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The Magical, Mystical Fountain of Youth is Simply Clean Living: To Thine Own Self Be True.


This post is going to be frank.  I’m not going to tiptoe around issues and I’m certainly not going to attempt to sugarcoat shit, hoping to make it more palatable for those who look at finding offense as a sport.  I also won’t be offensive for the sake of shock either, which I find equally distasteful.

With recovery from alcoholism and/or drug addiction comes the ability to observe the destruction it causes at arm’s length while we try to help the afflicted recover.  It’s like watching a train wreck or a tornado.  You can see it coming a mile away but there isn’t a damned thing you can do about it but try to fix the wreckage once it’s gone by.  In terms of working with alcoholics, this is both a blessing and a curse.  It’s a curse because it’s ugly.  It’s a blessing because when we take the knowledge of that ugliness and use it to better ourselves, our lives become better for avoiding the wreck in the first place (or choosing a home outside of tornado alley).

While good genes don’t hurt, the key to remaining young, both at heart and in appearance, as old-fashioned as it may seem, is simple good, clean living.  As my hair grays, I get older and I continue to stay sober and fit, I strive only to do the next right thing.  Whether it’s diet, exercise or doing what I must to live another day sober, it’s a one day at a time enterprise.

We learn, very early in sobriety, how to look at life one day at a time.  The reason for this is simple.  When we finally hit bottom (and “hit[ting] bottom” is an apt description) our lives are a mess.  We’ve pissed off anyone who matters to us and a veritable trail-load of people who don’t.  We immediately set upon a course of action that will clean up that wreckage.  At first this is a daunting task, it often seems like an insurmountable pile of shit that we have to shovel away.  To keep this simple, if we look at the whole pile all at once we often become disheartened which can easily lead to a relapse in our fragile state.  If, on the other hand, we look at just doing the next right thing at any given moment, we find that the pile diminishes before we even know what’s happened.  If we continue on this path, eventually life becomes so good we simply can’t understand how it happened.  This isn’t a hypothesis, it isn’t chance, it’s a promise.  It’s not easy of course, but if we work for it, miracles happen.

So, while the rest of the internet is toiling away looking for the next “raw, organic superfood” to get behind, I’m eating what I’ve always enjoyed, getting my daily exercise and living a good, wonderful, enjoyable life.  Of course, it isn’t easy by any stretch, but “ease” is not a prerequisite of “good” when it comes to an enjoyable life.

  1.  Avoid the fracasDo the Next Right Thing at Any Given Moment.  One thing that is certain about human nature is that we, as a whole, don’t like others to be happier than we are.  We see friends figuratively stabbing each other in the back, dishonesty and general nastiness.  This plays upon both fear and insecurities.  On the other hand, if our lives are lived doing the next right thing at any given moment, our side of the proverbial street is clean so we simply don’t have to participate in that mess because we already know we’re doing the best we can with what we’ve got.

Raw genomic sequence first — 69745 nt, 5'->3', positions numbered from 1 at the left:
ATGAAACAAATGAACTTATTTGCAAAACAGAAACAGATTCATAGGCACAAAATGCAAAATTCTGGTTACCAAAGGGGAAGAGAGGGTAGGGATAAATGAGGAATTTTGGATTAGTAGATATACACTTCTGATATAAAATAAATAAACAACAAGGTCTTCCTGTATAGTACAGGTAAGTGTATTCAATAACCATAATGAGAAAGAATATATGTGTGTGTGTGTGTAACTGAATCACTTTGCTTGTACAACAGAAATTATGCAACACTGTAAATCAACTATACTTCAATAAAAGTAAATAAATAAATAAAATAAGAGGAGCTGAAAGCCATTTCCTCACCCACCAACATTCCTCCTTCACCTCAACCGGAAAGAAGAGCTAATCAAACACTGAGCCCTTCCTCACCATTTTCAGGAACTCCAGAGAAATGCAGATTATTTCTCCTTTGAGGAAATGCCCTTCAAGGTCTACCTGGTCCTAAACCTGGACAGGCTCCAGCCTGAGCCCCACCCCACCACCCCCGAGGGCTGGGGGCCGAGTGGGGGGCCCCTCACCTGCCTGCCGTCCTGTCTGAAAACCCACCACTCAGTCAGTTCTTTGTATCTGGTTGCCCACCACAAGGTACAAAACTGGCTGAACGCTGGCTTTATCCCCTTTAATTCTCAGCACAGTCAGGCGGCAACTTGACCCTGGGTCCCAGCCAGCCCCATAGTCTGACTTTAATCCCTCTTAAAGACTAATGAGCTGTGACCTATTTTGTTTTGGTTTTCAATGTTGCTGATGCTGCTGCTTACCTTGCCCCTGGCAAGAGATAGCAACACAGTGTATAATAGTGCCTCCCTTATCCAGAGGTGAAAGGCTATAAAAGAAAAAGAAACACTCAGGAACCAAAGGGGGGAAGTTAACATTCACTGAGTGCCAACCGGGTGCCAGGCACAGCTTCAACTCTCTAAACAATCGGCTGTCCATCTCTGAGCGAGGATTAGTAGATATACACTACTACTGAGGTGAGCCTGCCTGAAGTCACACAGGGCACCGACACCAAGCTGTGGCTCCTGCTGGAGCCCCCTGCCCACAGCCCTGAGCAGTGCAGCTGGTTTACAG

2. Eat Well and Enjoy Your Food.  Moderate portions of food, good balanced meals and limited “snacks” are keys to living a fit, happy life.  Try any diet you like, do whatever works to get your BMI down to a level you can be excited about.  Once you’re there, eat well without overeating.  If you can’t moderate your intake, desperate times, desperate measures.  Don’t expect that one day you’ll be able to eat like other people, accept that you cannot.  We all have hurdles in life, this one just happens to suck.  On the other hand, I can’t have a beer any time the mood strikes me (mainly because the mood strikes me a lot.  It is what it is, I don’t spend my life crying over a glass of red wine.  I can’t drink it or I create a shambles in a matter of a few weeks.
  3. To thine own self be true.  One of the major keys to my happiness is that I understand one simple concept:  Someone else’s opinion of me is none of my business.  This cuts two ways, bad and good.  The one opinion of me that does matter is mine.  I know where my heart is and I surely know what’s in it.  As long as I can honestly say that what’s in there is good, if someone else finds me disagreeable in some way, that’s on them.  The problem, of course, occurs when what’s in there isn’t good.  Honestly assessing myself and what I do is a constant, ongoing practice.  I succeed and fail on a daily basis so it’s incredibly important to my happiness to stay on top of things – and if I do fail to find a weakness over a period of time, once I do realize an inequity, I must get on with correcting it now rather than wait on it.
  4. Get Out and Move.  Every day.  Period, end of story.  No phoning it in (see item 3).  Exercise is almost as important as my sobriety.  I want to be active when I’m 80 (hell, I want to make it to 80) so there’s no time like the present to make sure I can get there (see item 1).

Wow, this post ended up being a little more than I anticipated when I came up with the title.  In any event, all too often I used to look for the easier, softer way to get through life.  I did this because I wasn’t able to see (with those young eyes) the benefits associated with good old-fashioned clean living.  Let’s face it, being good doesn’t seem like it would be easy…

Imagine my surprise when I found out the easiest, softest way to being happy was to simply live well.

 

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